Although health facilities are essential infrastructure during disasters and emergencies, they are also usually highly vulnerable installations in the case of the occurrence of large and major earthquakes. Hospitals are one of the most complex critical facilities in modern cities and they are used as first response in emergency situations. The operability of a hospital must be maintained after the occurrence of a local strong earthquake in order to satisfy the need for medical care of the affected population. If a health facility is seriously damaged, it cannot fulfill its function when most is needed. In this case, hospitals become a casualty of the disaster. To identify the level of physical exposure of hospitals to seismic hazards in Mexico City, we analyzed their geographic location with respect to the seismic response of the different type of soils of the city from past earthquakes, mainly from the events that occurred on September 1985 (Ms= 8.0) and April 1989 (Ms= 6.9). Seismic wave amplification in this city is the result of the interaction of the incoming seismic waves with the soft and water saturated clay soils, on which a large part of Mexico City is built. The clay soils are remnants of the lake that existed in the Valley of Mexico and which has been drained gradually to accommodate the growing urban sprawl. Hospital facilities were converted from a simple database of names and locations into a map layer of resources. This resource layer was combined with other map layers showing areas of seismic microzonation in Mexico City. This overlay was then used to identify those hospitals that may be threatened by the occurrence of a large or major seismic event. We analyzed the public and private hospitals considered as main health facilities. Our results indicate that more than 50% of the hospitals are highly exposed to seismic hazards. Besides, in most of these health facilities we identified the lack of preventive measures and preparedness to reduce their vulnerability. For proper interpretation, our results are also presented in a Geographical Information System (GIS) that provides elements to support government plans to mitigate the impact of future earthquakes.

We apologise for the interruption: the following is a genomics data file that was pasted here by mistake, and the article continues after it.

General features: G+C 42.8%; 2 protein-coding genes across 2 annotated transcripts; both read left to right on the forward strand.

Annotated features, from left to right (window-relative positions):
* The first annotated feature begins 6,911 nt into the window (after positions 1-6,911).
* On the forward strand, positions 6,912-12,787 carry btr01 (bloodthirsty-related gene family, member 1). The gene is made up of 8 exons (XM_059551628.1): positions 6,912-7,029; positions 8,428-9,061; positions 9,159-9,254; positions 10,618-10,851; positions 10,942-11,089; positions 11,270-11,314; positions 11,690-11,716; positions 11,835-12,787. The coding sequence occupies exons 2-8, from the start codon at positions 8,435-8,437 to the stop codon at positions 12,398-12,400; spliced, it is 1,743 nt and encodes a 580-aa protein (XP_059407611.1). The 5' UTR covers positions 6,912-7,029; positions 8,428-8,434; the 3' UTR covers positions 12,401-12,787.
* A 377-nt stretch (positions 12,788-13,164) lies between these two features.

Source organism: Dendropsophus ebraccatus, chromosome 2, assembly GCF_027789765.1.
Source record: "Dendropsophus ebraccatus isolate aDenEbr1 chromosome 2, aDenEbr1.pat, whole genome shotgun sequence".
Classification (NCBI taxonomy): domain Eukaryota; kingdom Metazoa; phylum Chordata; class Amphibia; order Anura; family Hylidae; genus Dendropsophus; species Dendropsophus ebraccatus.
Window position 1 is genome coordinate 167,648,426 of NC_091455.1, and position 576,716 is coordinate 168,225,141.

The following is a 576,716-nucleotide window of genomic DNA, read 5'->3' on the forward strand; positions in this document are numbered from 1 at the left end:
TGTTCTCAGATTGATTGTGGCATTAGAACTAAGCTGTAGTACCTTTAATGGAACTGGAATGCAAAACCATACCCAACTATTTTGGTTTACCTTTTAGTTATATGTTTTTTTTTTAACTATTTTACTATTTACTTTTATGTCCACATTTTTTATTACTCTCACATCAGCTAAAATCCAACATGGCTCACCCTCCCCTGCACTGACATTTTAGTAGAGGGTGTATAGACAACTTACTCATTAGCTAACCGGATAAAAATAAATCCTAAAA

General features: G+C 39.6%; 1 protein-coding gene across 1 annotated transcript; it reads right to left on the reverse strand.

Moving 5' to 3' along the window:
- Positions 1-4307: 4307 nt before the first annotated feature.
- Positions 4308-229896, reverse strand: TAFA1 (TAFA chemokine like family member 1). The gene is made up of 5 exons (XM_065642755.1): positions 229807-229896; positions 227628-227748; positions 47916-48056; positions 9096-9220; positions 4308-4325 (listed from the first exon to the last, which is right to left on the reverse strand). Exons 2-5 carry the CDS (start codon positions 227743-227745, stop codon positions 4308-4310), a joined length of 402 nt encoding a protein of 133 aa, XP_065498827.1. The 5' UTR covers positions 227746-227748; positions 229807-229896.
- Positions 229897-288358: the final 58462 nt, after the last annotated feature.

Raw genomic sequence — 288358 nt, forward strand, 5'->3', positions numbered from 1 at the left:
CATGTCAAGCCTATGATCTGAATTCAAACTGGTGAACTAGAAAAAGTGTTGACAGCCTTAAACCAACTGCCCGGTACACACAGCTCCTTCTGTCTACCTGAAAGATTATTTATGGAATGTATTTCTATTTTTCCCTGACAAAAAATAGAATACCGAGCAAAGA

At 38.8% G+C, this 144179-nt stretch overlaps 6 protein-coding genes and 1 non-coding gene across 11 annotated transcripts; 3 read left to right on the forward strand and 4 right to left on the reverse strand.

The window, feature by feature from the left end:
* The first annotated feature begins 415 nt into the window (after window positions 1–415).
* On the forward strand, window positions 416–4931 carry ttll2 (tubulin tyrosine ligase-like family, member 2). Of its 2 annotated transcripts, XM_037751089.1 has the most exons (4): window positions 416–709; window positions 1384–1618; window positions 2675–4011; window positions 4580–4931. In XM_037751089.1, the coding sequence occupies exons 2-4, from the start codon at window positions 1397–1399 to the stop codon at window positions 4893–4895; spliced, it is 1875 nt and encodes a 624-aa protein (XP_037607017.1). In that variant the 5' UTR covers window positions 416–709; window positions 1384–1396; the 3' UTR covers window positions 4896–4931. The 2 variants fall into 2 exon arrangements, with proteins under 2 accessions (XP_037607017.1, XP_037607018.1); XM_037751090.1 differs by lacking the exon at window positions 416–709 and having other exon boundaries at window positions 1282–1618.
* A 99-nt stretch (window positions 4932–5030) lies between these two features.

20. Evaluation of the impact of a simple hand-washing and water-treatment intervention in rural health facilities on hygiene knowledge and reported behaviours of health workers and their clients, Nyanza Province, Kenya, 2008.